Folks aren't buying homes, and now they aren't refinancing. "Recovery Summer", indeed.
Millions of Americans, that is, stand to gain or lose from how this law is enforced — with the Obama administration bending that enforcement in ways that test, and arguably exceed, the boundaries of lawful conduct.
Every time the White House undercuts one provision of Obamacare, there is a massive ripple effect on other provisions. It's generally a zero-sum game: When someone gains, someone else loses. Example: When employers are relieved of their mandate to provide insurance, taxpayers risk having to subsidize more of those companies' employees.
The administration asserts that it can make these changes under the president's broad executive authority. Yet critics make a compelling argument that the president is stretching the limits. Former federal appellate Judge Michael McConnell, director of the Constitutional Law Center at Stanford Law School, writes in The Wall Street Journal about a different sort of mandate: the mandate in Article II of the Constitution that the president "'shall take Care that the Laws be faithfully executed.' This is a duty, not a discretionary power. ... As the Supreme Court wrote long ago (Kendall v. United States, 1838), allowing the president to refuse to enforce statutes 'would be clothing the president with a power to control the legislation of Congress, and paralyze the administration of justice.'"
Like most issues of presidential authority, this isn't cut and dried. Presidents do have broad discretion on how laws are enforced. But they're on shaky ground when they decide whether to enforce a law. It's not hard to understand why: Imagine the outcry if President Mitt Romney refused to enforce, say, Obamacare.
Granted, any president may decline to enforce statutes he believes are unconstitutional. But Obama is making no such claim here. Basically, he is admitting that parts of law are impossible to enforce on the deadlines imposed by Congress — deadlines he signed into law. He's also admitting he doesn't want to have Congress make these changes, for fear that if lawmakers get their mitts on this unpopular program, they would at least debate far more extensive changes than he'd like.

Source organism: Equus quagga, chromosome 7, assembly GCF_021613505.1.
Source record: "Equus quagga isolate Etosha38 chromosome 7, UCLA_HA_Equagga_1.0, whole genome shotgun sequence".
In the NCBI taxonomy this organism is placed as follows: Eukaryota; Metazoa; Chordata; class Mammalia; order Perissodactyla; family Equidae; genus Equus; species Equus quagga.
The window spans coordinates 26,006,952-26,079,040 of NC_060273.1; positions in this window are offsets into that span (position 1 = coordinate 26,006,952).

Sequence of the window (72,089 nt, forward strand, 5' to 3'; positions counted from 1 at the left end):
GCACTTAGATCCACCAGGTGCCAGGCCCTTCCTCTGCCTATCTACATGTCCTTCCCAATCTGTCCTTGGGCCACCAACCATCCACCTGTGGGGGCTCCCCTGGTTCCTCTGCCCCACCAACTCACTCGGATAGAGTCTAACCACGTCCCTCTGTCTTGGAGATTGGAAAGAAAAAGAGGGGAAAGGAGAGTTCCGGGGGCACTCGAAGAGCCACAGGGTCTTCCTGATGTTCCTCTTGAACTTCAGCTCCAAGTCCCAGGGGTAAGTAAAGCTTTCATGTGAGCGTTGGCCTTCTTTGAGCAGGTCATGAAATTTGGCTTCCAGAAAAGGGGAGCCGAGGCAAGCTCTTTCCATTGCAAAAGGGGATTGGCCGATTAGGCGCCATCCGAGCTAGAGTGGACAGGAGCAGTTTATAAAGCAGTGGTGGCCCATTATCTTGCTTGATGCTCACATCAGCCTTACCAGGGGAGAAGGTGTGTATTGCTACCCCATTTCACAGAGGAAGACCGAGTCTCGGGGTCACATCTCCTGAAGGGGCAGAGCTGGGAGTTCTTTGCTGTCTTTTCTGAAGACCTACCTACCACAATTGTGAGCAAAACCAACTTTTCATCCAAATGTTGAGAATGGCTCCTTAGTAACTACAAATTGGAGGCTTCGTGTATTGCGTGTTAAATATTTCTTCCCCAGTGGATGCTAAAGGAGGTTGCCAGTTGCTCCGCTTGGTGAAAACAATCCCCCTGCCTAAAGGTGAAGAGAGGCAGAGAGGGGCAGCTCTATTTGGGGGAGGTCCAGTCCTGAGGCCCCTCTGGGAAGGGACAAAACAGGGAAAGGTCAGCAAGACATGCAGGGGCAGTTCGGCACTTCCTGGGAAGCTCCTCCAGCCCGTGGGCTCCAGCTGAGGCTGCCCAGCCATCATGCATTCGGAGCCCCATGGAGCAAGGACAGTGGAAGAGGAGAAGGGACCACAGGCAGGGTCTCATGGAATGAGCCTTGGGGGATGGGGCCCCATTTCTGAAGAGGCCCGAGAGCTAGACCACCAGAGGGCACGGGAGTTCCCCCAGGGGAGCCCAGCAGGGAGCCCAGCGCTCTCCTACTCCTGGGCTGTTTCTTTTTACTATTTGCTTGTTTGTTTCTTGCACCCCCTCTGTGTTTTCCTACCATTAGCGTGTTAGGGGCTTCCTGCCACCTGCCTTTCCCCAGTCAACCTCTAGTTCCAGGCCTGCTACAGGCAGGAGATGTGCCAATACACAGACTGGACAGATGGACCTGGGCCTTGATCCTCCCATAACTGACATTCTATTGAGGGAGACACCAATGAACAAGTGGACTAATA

One of the federal government’s biggest social welfare programs, which expanded when the economy convulsed, isn’t shrinking back alongside the recovery.
Food stamp rolls were up 0.2% from the prior month, the U.S. Department of Agriculture reported in data that aren’t adjusted for seasonal variations. Though annual growth continues, the pace has slowed since the depths of the recession.
The number of recipients in the food stamp program, formally known as the Supplemental Nutrition Assistance Program (SNAP), is at 47.6 million, or nearly one in six Americans.
I have to remind readers from time to time that one simply cannot take one aspect of the jobs picture, and hold that up as "proof" that the economy is strong or weak.
Remember that when you see pundits and trolls today pointing to the "drop" in unemployment as an indicator the Country is headed in the right direction under Obama's policies.
The reality is that this most recent iteration of Obama's "Recovery Summer" is about as effective as the ones that came before it. The Obama Stimulus didn't do anything, except transfer wealth from taxpayers to connected Obama cronies. Failed experiments with connected "green" firms threw taxpayer money to poorly managed, verge of bankrupt companies. Taxpayer money went to only hold off the inevitable in Detroit. The President has promised us a "laser-like" focus on jobs for several years, with little appreciable results.
This Administration clearly has no idea what they are doing.